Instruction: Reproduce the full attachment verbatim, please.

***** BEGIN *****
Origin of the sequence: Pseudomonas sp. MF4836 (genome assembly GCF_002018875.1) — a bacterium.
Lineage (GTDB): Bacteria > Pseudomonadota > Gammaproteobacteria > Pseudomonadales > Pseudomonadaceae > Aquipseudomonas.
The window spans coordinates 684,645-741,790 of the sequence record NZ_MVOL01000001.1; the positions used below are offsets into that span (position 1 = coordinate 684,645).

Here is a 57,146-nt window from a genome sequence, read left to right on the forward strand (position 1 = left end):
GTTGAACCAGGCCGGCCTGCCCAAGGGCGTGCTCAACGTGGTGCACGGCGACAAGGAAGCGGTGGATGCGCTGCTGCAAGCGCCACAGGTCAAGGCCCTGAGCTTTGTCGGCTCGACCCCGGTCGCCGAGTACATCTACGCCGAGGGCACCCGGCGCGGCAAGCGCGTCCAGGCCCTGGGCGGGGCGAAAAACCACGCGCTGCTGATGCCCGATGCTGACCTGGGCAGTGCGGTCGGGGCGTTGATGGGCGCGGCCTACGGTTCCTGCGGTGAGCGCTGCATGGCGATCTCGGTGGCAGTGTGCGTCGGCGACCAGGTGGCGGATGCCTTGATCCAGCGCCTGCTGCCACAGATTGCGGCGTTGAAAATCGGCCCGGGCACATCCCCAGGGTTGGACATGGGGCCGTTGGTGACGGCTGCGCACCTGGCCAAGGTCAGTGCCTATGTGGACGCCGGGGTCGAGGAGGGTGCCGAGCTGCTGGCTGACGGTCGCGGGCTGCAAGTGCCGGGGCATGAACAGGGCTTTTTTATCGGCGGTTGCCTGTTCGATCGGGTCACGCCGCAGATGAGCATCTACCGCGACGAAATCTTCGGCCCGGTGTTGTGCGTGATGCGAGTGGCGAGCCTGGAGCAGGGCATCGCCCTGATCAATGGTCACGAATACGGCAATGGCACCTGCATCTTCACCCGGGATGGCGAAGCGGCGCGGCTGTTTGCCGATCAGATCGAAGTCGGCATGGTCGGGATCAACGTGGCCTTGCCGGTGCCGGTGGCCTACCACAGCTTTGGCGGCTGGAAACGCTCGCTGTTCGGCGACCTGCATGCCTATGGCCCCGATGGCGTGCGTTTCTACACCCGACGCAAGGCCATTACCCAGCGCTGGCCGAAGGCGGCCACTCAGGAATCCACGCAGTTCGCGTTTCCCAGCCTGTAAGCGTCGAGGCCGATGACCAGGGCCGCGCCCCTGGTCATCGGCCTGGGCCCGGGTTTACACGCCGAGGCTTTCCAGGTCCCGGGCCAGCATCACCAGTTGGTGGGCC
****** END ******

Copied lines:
Origin of the sequence: Pseudomonas sp. MF4836 (genome assembly GCF_002018875.1) — a bacterium.
Lineage (GTDB): Bacteria > Pseudomonadota > Gammaproteobacteria > Pseudomonadales > Pseudomonadaceae > Aquipseudomonas.
The window spans coordinates 684,645-741,790 of the sequence record NZ_MVOL01000001.1; the positions used below are offsets into that span (position 1 = coordinate 684,645).

Here is a 57,146-nt window from a genome sequence, read left to right on the forward strand (position 1 = left end):
GTTGAACCAGGCCGGCCTGCCCAAGGGCGTGCTCAACGTGGTGCACGGCGACAAGGAAGCGGTGGATGCGCTGCTGCAAGCGCCACAGGTCAAGGCCCTGAGCTTTGTCGGCTCGACCCCGGTCGCCGAGTACATCTACGCCGAGGGCACCCGGCGCGGCAAGCGCGTCCAGGCCCTGGGCGGGGCGAAAAACCACGCGCTGCTGATGCCCGATGCTGACCTGGGCAGTGCGGTCGGGGCGTTGATGGGCGCGGCCTACGGTTCCTGCGGTGAGCGCTGCATGGCGATCTCGGTGGCAGTGTGCGTCGGCGACCAGGTGGCGGATGCCTTGATCCAGCGCCTGCTGCCACAGATTGCGGCGTTGAAAATCGGCCCGGGCACATCCCCAGGGTTGGACATGGGGCCGTTGGTGACGGCTGCGCACCTGGCCAAGGTCAGTGCCTATGTGGACGCCGGGGTCGAGGAGGGTGCCGAGCTGCTGGCTGACGGTCGCGGGCTGCAAGTGCCGGGGCATGAACAGGGCTTTTTTATCGGCGGTTGCCTGTTCGATCGGGTCACGCCGCAGATGAGCATCTACCGCGACGAAATCTTCGGCCCGGTGTTGTGCGTGATGCGAGTGGCGAGCCTGGAGCAGGGCATCGCCCTGATCAATGGTCACGAATACGGCAATGGCACCTGCATCTTCACCCGGGATGGCGAAGCGGCGCGGCTGTTTGCCGATCAGATCGAAGTCGGCATGGTCGGGATCAACGTGGCCTTGCCGGTGCCGGTGGCCTACCACAGCTTTGGCGGCTGGAAACGCTCGCTGTTCGGCGACCTGCATGCCTATGGCCCCGATGGCGTGCGTTTCTACACCCGACGCAAGGCCATTACCCAGCGCTGGCCGAAGGCGGCCACTCAGGAATCCACGCAGTTCGCGTTTCCCAGCCTGTAAGCGTCGAGGCCGATGACCAGGGCCGCGCCCCTGGTCATCGGCCTGGGCCCGGGTTTACACGCCGAGGCTTTCCAGGTCCCGGGCCAGCATCACCAGTTGGTGGGCC